Moody’s Investors Service has retained Spain’s government bond rating at Baa3, the agency reported on Wednesday.
In mid-June, the agency downgraded the country’s rating from A3 to Baa3 on review for possible further downgrade.
The decision not to further downgrade the rating is explained by analysts that it will make easier for Spain to gain access to capital markets in view of the European Central Bank’s intentions to purchase Spanish state bonds.
Another positive factor, according to analysts, is the desire of the country’s authorities to conduct structural and financial reforms to solve the existing problems.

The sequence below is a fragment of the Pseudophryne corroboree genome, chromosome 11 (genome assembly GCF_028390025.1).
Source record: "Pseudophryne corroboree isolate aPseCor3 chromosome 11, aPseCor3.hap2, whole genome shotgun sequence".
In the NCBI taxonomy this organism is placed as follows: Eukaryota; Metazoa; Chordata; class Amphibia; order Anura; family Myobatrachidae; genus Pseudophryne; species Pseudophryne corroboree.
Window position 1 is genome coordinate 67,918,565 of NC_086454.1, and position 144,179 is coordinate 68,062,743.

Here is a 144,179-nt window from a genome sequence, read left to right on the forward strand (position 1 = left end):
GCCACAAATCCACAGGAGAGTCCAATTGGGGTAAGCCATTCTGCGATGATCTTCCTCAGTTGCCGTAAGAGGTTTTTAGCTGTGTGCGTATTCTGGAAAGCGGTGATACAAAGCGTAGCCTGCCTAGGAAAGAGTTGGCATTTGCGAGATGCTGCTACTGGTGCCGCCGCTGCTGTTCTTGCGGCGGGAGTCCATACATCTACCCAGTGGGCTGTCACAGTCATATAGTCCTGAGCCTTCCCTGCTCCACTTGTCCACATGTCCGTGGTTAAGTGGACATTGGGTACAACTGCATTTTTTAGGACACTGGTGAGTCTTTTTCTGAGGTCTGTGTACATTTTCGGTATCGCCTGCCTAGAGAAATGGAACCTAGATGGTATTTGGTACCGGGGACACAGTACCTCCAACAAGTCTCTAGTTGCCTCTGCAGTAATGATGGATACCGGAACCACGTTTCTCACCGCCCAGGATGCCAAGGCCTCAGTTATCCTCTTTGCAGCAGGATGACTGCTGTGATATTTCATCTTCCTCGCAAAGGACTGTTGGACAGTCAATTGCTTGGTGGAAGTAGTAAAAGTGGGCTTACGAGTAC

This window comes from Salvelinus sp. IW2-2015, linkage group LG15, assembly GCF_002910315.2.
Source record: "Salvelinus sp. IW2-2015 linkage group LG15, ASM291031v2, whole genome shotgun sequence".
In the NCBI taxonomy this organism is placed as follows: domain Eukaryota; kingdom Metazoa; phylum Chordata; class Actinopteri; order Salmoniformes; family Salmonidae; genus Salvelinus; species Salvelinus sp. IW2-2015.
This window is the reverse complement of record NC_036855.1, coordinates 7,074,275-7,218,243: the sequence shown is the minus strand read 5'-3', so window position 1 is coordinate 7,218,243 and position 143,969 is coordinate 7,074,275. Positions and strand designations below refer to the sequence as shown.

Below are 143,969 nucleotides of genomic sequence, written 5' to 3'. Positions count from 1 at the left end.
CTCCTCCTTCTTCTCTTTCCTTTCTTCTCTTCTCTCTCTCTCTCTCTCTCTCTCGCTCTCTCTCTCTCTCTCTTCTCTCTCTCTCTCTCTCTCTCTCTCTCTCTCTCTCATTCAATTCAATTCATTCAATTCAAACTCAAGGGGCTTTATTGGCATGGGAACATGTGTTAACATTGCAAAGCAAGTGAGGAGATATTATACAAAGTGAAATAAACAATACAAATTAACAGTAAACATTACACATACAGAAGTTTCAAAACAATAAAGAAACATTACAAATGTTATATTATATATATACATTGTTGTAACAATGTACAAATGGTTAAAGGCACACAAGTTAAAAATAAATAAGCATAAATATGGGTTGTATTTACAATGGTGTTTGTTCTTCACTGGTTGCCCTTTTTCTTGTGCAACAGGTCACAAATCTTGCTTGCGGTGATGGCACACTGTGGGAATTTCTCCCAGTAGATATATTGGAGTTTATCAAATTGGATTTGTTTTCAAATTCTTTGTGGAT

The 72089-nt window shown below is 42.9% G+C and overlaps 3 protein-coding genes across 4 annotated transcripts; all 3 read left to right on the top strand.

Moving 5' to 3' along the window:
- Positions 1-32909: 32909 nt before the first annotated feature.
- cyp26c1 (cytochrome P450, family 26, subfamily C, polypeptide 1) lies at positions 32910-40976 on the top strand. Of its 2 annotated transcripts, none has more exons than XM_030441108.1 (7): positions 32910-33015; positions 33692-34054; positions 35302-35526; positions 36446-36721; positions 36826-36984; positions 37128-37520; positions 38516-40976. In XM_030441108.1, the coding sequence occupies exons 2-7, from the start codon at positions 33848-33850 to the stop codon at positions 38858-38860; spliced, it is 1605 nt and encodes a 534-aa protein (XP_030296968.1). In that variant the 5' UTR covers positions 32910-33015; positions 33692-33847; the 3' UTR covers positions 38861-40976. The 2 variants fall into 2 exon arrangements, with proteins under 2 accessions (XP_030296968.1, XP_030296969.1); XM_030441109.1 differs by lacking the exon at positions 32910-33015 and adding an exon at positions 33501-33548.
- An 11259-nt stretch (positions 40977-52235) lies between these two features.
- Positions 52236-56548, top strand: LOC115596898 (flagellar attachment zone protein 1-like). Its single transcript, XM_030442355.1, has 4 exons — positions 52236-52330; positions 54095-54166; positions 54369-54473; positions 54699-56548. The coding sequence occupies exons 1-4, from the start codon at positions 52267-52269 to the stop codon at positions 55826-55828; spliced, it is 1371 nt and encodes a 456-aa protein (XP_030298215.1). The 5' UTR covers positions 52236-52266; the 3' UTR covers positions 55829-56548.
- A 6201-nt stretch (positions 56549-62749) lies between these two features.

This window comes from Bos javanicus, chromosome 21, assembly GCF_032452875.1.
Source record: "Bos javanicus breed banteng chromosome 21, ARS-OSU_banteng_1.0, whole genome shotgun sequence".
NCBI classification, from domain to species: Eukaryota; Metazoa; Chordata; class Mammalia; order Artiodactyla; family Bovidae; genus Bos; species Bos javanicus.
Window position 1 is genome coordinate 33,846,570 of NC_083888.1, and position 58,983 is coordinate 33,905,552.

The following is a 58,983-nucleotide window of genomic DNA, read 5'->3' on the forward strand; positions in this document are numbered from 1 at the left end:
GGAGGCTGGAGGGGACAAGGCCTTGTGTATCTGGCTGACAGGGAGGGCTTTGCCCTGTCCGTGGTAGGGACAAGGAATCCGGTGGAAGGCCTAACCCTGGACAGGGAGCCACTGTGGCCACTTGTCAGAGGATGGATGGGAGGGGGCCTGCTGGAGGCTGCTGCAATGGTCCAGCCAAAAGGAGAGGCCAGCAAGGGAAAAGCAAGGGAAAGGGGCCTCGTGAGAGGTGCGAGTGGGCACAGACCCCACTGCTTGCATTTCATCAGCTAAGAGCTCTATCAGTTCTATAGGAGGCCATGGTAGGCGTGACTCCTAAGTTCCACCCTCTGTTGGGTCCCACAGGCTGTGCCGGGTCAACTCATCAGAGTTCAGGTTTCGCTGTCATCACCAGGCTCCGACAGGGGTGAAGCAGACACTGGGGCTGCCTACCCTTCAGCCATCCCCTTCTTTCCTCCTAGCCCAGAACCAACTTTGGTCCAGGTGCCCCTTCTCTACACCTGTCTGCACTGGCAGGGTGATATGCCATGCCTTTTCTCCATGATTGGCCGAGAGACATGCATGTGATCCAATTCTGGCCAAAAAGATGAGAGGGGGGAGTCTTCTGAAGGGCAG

Last week, international ratings agency Standard Poor’s (SP) lowered Spain’s long-term sovereign credit rating two levels, from BBB+ to BBB- and its short-term rating by one level, from A-3 to A-2.
Spain officially requested a 100 billion euro recapitalization of its banking sector on June 25. At the end of September the initial results of an official audit revealed a 60 billion hole in the banking system.
Spain plans 27.3 billion euro worth of budget cuts this year, by freezing salaries for state employees, and cutting ministerial budgets by 17 percent. The government hopes to slash the